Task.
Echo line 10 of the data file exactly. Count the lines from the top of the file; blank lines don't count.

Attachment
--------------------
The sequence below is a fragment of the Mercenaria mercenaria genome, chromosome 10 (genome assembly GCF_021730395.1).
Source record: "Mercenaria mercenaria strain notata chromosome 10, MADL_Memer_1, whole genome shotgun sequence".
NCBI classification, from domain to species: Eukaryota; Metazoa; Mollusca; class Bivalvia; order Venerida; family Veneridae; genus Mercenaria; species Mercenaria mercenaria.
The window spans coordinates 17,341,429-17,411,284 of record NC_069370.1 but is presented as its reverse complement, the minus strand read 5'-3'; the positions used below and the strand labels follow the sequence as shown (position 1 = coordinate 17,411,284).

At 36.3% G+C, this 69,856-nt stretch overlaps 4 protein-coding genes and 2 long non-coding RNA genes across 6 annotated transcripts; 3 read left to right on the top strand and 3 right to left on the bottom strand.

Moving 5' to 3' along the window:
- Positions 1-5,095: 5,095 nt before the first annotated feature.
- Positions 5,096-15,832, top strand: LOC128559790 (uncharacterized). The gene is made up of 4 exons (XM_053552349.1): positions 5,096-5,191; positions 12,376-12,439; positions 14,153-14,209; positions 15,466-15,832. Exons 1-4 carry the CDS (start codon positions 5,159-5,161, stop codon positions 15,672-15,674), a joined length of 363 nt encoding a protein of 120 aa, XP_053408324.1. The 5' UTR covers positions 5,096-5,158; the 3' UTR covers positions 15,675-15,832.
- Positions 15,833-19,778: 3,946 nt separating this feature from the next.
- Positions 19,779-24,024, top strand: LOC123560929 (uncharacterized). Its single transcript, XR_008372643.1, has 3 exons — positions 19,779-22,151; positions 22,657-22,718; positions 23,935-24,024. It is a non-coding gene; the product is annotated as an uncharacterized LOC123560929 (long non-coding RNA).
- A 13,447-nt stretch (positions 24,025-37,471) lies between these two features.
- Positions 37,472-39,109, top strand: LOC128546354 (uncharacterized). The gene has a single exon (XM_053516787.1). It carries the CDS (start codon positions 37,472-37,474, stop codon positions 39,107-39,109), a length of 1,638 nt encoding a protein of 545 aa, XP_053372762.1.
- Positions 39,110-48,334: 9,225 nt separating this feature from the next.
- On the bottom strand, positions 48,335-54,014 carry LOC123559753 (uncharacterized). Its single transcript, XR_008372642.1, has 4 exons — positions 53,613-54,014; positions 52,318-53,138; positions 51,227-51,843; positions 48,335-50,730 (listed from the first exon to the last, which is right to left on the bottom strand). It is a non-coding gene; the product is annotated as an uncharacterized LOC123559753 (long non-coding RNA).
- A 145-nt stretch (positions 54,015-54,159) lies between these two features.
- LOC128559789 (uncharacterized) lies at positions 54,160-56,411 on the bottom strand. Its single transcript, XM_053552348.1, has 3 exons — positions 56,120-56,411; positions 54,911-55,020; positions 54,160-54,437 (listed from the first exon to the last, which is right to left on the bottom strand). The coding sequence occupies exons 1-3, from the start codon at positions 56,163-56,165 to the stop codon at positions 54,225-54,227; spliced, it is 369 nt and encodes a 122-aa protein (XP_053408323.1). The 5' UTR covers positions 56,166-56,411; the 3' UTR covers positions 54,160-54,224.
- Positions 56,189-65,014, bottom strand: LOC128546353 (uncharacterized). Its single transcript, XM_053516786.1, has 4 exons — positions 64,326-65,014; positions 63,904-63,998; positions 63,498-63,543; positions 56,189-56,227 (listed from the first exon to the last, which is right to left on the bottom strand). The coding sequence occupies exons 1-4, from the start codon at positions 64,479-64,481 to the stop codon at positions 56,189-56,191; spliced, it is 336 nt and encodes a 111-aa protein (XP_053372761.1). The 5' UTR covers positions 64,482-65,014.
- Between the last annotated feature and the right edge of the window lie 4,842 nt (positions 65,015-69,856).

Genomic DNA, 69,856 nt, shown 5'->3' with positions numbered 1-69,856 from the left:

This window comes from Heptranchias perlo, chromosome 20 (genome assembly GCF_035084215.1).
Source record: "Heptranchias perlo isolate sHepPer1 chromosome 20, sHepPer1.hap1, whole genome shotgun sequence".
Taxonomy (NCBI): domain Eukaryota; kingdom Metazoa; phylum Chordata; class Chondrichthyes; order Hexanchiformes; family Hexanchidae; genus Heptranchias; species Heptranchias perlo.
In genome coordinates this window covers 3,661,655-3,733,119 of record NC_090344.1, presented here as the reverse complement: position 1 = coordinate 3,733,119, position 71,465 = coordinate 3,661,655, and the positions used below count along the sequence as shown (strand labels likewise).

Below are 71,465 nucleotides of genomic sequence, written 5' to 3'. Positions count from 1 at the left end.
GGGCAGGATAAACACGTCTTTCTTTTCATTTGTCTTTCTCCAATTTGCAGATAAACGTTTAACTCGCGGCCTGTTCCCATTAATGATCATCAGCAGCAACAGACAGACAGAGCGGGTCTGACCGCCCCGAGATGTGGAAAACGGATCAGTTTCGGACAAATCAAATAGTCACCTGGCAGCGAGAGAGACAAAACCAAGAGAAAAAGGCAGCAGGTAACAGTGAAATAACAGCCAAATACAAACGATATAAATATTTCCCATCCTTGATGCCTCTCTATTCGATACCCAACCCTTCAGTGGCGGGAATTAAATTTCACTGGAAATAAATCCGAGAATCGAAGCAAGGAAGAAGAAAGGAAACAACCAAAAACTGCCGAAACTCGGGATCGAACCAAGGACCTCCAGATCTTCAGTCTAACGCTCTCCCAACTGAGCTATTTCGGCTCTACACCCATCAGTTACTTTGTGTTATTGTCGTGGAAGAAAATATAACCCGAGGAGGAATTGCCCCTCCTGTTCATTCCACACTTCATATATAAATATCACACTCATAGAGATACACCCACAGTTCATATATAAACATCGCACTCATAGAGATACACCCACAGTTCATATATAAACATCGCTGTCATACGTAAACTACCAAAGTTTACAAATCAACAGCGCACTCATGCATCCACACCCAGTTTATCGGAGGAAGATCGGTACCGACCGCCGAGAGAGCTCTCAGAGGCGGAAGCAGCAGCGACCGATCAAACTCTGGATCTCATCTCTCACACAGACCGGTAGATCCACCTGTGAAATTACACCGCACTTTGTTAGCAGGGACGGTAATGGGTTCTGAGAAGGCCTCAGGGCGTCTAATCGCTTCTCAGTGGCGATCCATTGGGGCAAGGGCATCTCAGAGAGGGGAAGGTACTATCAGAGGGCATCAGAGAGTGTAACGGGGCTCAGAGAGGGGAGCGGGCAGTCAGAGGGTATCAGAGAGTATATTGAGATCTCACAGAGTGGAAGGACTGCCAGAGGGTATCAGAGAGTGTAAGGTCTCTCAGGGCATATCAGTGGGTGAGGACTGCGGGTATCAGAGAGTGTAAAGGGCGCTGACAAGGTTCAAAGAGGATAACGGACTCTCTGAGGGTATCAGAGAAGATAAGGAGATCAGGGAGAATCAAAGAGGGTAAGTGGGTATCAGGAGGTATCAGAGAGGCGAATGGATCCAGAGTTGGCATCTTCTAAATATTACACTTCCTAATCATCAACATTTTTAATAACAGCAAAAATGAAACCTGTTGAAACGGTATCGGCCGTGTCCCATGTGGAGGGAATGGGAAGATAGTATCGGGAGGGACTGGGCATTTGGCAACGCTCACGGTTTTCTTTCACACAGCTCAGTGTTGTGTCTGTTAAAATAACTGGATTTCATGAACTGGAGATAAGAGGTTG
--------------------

- Positions 19,779-24,024, top strand: LOC123560929 (uncharacterized). Its single transcript, XR_008372643.1, has 3 exons — positions 19,779-22,151; positions 22,657-22,718; positions 23,935-24,024. It is a non-coding gene; the product is annotated as an uncharacterized LOC123560929 (long non-coding RNA).